Fall Competition aims to set standard for research excellence
Fall brings a lot of competition to the UW–Madison campus. For sports fans, thoughts might turn to football or volleyball. But for researchers, it signals the annual Fall Research Competition.
Through the Fall Research Competition, the Office of the Vice Chancellor for Research and Graduate Education aims to set high standards for research excellence. The competition offers funding for cutting-edge faculty research and support for graduate students who may be involved in that research.
“We often hear from award recipients that the Fall Research Competition is instrumental in allowing them to delve into a new line or research and generate preliminary data that will lead to extramural grant applications for larger-scale research projects,” says Marsha Mailick, vice chancellor for research and graduate education. “The projects are widely varied and represent the breadth of scholarly endeavors taking place at UW–Madison. The Fall Research Competition allows us to provide our researchers with critical resources they need to be successful.”
Funding for the competition comes from the Wisconsin Alumni Research Foundation (WARF), which was created in 1925 to help commercialize technology arising from UW–Madison research. Since then, WARF has provided the university with more than $1.5 billion for research, programs and initiatives.
“WARF’s generous support for the Fall Research Competition again this year, and for many other initiatives of UW–Madison, gives our university a significant margin of excellence that propels innovation, creativity and discovery by faculty, students and staff,” Mailick notes.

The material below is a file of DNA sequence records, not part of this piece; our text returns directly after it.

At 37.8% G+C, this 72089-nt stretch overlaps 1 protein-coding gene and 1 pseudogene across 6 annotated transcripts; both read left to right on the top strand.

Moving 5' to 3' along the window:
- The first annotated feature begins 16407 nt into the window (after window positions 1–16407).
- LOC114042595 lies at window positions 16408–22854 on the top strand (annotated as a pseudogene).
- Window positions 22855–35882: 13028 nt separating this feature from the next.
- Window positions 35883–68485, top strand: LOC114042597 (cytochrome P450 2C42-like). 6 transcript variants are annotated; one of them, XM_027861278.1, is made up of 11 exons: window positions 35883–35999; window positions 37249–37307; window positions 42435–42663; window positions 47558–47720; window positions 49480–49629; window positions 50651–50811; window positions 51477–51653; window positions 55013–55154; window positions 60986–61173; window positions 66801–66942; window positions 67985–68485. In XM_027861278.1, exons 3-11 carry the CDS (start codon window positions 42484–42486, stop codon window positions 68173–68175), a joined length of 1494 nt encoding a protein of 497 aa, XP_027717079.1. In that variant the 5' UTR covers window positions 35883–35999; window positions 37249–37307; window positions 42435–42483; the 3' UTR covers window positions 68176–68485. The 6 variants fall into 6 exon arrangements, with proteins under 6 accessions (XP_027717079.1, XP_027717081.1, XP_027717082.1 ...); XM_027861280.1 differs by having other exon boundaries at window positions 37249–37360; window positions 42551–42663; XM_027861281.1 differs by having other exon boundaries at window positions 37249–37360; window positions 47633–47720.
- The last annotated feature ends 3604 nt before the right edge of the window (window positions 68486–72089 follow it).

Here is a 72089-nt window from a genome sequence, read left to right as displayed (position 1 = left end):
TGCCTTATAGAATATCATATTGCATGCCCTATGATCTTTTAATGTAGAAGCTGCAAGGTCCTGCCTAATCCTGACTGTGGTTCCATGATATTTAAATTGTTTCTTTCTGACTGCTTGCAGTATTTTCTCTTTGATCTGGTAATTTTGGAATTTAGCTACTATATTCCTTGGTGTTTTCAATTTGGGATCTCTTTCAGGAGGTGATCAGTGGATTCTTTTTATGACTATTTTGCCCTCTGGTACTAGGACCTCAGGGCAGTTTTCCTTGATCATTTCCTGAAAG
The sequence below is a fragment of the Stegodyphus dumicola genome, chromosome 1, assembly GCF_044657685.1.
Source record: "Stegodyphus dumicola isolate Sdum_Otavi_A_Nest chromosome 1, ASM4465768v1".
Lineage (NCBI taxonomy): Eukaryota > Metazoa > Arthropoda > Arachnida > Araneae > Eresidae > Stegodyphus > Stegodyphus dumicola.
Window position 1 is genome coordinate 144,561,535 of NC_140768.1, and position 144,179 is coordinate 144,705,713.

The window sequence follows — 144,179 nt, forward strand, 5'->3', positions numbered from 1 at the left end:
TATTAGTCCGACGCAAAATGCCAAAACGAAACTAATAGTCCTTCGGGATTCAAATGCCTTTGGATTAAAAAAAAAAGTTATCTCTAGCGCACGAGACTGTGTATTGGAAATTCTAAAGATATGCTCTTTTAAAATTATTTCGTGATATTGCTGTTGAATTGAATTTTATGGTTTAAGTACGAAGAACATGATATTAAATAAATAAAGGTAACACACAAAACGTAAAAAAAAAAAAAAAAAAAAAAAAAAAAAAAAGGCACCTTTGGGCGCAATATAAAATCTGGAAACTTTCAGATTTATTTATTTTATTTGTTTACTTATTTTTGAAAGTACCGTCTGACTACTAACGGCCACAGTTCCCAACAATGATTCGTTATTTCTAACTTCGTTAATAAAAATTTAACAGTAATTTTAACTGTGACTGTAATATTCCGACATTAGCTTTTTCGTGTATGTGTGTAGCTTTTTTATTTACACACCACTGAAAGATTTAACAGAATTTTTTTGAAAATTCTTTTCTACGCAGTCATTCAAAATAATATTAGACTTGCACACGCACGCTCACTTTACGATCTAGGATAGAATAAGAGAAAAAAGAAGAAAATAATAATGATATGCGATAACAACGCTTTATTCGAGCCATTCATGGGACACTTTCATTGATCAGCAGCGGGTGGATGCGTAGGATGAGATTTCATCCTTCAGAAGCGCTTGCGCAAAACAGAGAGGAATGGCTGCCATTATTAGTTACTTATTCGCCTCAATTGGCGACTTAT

Each year, four research committees representing UW–Madison’s faculty divisions — biological sciences, physical sciences, social studies, and the arts and humanities — review about 500 research proposals from faculty representing 120 different departments and fund about 57 percent of those proposals.
Ryan J. Herringa, assistant professor of child and adolescent psychiatry, received a Fall Research Competition Award in 2014-15. His study, “Neural Substrates of Fear Processing in Pediatric Post-Traumatic Stress Disorder,” is ongoing with plans for clinical applications.
“We are studying how children learn fear and safety reactions from their parents,” Herringa says. “We think this is part of what is driving anxiety and PTSD. We are piloting this new paradigm in healthy children and their moms.”
Herringa hopes that by better understanding how the brain works differently in youth with PTSD, there will one day be improved detection and better treatment of post-traumatic stress in youth.
Jennifer Angus, professor of design studies and affiliate faculty in the Art Department, received a Fall Research Competition Award for a project that generated national and international attention for its results.
“Support from the annual Fall Research Competition funded by WARF has allowed me to take on more and more ambitious projects,” says Angus. “In the fall of 2015, ‘Wonder,’ the inaugural exhibition that celebrates the reopening of the Smithsonian’s Renwick Gallery (after a two-year closure for a major renovation) opened to rave reviews. I was one of nine artists selected for this landmark exhibition. I could not have reached this level of acclaim without the support I’ve received.”
Nicholas Bell, the exhibition’s curator, estimated that during the six month run of the exhibition some 500,000 people visited the museum.
All requests for 2016-17 research support from the Fall Research Competition must be submitted electronically to the Office of the VCRGE by 4:30 p.m. Friday, Sept. 23, 2016.